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Sen. Tim Scott’s presidential campaign was doomed by failure to reverse a decline in fundraising that led to a financial loss in the third quarter of this year — as well as stagnant polling numbers in a crowded Republican field.
The 58-year-old’s campaign recorded $12.4 million in expenditures between July 1 and Sept. 30, while only raising $4.6 million over the same period, according to Federal Election Commission records. Meanwhile, Scott (R-SC) was polling at 2.5% on average nationally, according to RealClearPolitics data, and could only muster a 7.8% average in his home state.
The senator’s Sunday evening announcement that he was suspending his campaign came as a shock to his staffers and backers.
As recently as Wednesday, former Sen. Cory Gardner (R-Colo.) — the head of the pro-Scott super PAC Trust in the Mission (TIM PAC) — told The Post his former colleague was all in on the Jan. 15 Iowa caucuses.
“Iowa is his focus. Then it will be New Hampshire, then it will be South Carolina. And by the time we get to November, it’ll be great,” Gardner said in the spin room following the third GOP debate in Miami, where Scott barely made the stage due to his low polling numbers.
When asked if he thought any candidates would drop out following the debate, Gardner deflected: “Look, I think this is, again, a reason for Iowa to look at candidates like Tim Scott and say, ‘You know what? I saw leadership tonight.’”
Scott’s campaign had canceled a planned Iowa swing on Friday, attributing the change of plans to the flu. The South Carolinian then told Fox News on Sunday that “when I go back to Iowa, it will not be as a presidential candidate.”
“I am suspending my campaign,” Scott told “Sunday Night in America” host Trey Gowdy. “I think the voters, who are the most remarkable people on the planet, have been really clear — they’re telling me, ‘Not now, Tim.’”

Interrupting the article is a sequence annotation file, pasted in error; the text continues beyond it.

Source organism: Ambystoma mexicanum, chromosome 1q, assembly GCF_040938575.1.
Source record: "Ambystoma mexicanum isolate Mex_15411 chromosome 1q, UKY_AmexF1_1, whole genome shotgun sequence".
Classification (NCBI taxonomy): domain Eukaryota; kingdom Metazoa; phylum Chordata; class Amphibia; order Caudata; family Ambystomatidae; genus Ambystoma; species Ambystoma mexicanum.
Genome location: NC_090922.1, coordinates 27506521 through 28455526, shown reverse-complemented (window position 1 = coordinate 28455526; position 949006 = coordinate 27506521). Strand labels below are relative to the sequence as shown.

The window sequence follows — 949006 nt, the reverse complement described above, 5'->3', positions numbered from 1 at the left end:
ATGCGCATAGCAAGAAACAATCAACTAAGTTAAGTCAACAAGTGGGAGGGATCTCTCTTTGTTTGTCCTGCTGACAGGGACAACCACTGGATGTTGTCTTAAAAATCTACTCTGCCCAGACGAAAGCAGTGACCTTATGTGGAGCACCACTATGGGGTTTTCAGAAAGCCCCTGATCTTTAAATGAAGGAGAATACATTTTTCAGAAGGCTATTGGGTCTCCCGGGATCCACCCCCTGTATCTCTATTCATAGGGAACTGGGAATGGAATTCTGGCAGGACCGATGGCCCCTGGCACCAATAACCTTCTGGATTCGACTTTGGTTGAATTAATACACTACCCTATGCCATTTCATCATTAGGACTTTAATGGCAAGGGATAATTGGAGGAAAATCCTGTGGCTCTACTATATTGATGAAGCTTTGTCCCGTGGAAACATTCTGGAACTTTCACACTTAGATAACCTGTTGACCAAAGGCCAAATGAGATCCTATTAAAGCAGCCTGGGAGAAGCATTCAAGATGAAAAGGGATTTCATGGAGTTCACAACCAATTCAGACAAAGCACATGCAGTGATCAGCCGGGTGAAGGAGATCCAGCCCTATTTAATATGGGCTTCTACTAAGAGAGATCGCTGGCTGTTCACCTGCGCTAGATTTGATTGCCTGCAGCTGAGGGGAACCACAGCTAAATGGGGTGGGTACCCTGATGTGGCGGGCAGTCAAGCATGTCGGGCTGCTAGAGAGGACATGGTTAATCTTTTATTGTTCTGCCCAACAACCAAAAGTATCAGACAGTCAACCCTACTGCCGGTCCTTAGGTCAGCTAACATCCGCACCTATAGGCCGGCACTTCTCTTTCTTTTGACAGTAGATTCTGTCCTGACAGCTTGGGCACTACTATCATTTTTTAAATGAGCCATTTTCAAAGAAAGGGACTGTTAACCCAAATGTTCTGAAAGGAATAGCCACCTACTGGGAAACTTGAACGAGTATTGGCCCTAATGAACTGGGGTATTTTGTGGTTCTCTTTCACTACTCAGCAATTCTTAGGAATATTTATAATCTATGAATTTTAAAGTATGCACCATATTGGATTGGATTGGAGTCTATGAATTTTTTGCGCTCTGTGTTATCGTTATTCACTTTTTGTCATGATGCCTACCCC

Moments before Scott’s FNC appearance, his campaign sent out a fundraising email with the pleading headline: “One last chance.”
Last month, in the clearest sign that Scott was struggling to gain traction, TIM PAC said it was canceling a planned ad buy because it didn’t want to “waste our money when the electorate isn’t focused or ready for a Trump alternative.”
To qualify for the next debate, on Dec. 6 in Tuscaloosa, Ala., Scott was going to need to hit at least 6% in certified polls and attract at least 80,000 unique donors — with at least 200 unique donors in each of 20 states or territories.
Though Scott has declined to endorse another candidate in the GOP primary, his departure from the race frees up another chunk of voters desperately needed by contenders trailing former President Donald Trump in the polls.
“I don’t think Scott’s voters were thinking about voting for Trump, but I think they were thinking about [Florida Gov. Ron] DeSantis or [former South Carolina Gov. Nikki] Haley,” GOP strategist John Feehery told The Post, adding that his best guess was that DeSantis would benefit from Scott’s absence in Iowa while Haley would would get a boost in the first-in-the-South primary.
“I think this marginally helps Haley more just because of the South Carolina part,” he surmised. “I think DeSantis has a really good shot at winning Iowa, even against Trump … so this helps that process.”
While DeSantis and Haley battle for second spot, the 77-year-old Trump is still far ahead in both national and early state polling.
“It really reminds everyone that Donald Trump is 30 points ahead and unless these candidates catch up, they’re going to run out of money and support,” said Republican strategist Ron Bonjean, who added: “This is a blip on the radar for [Trump’s] campaign.”
Throughout his run, Scott sought to cast himself as a “happy warrior,” but Bonjean said that messaging was out of step with the tenor of the campaign and the needs of the GOP electorate.
“He refused to get into the scraps that Vivek [Ramaswamy], Haley and DeSantis were willing to do to each other,” Bonjean added. “His message just wasn’t wasn’t attractive to a wide variety of voters.”
Scott is the sixth notable Republican candidate to drop out of the 2024 presidential race, joining former Vice President Mike Pence, radio host Larry Elder, former Texas Rep. Will Hurd, businessman Perry Johnson and Miami Mayor Francis Suarez.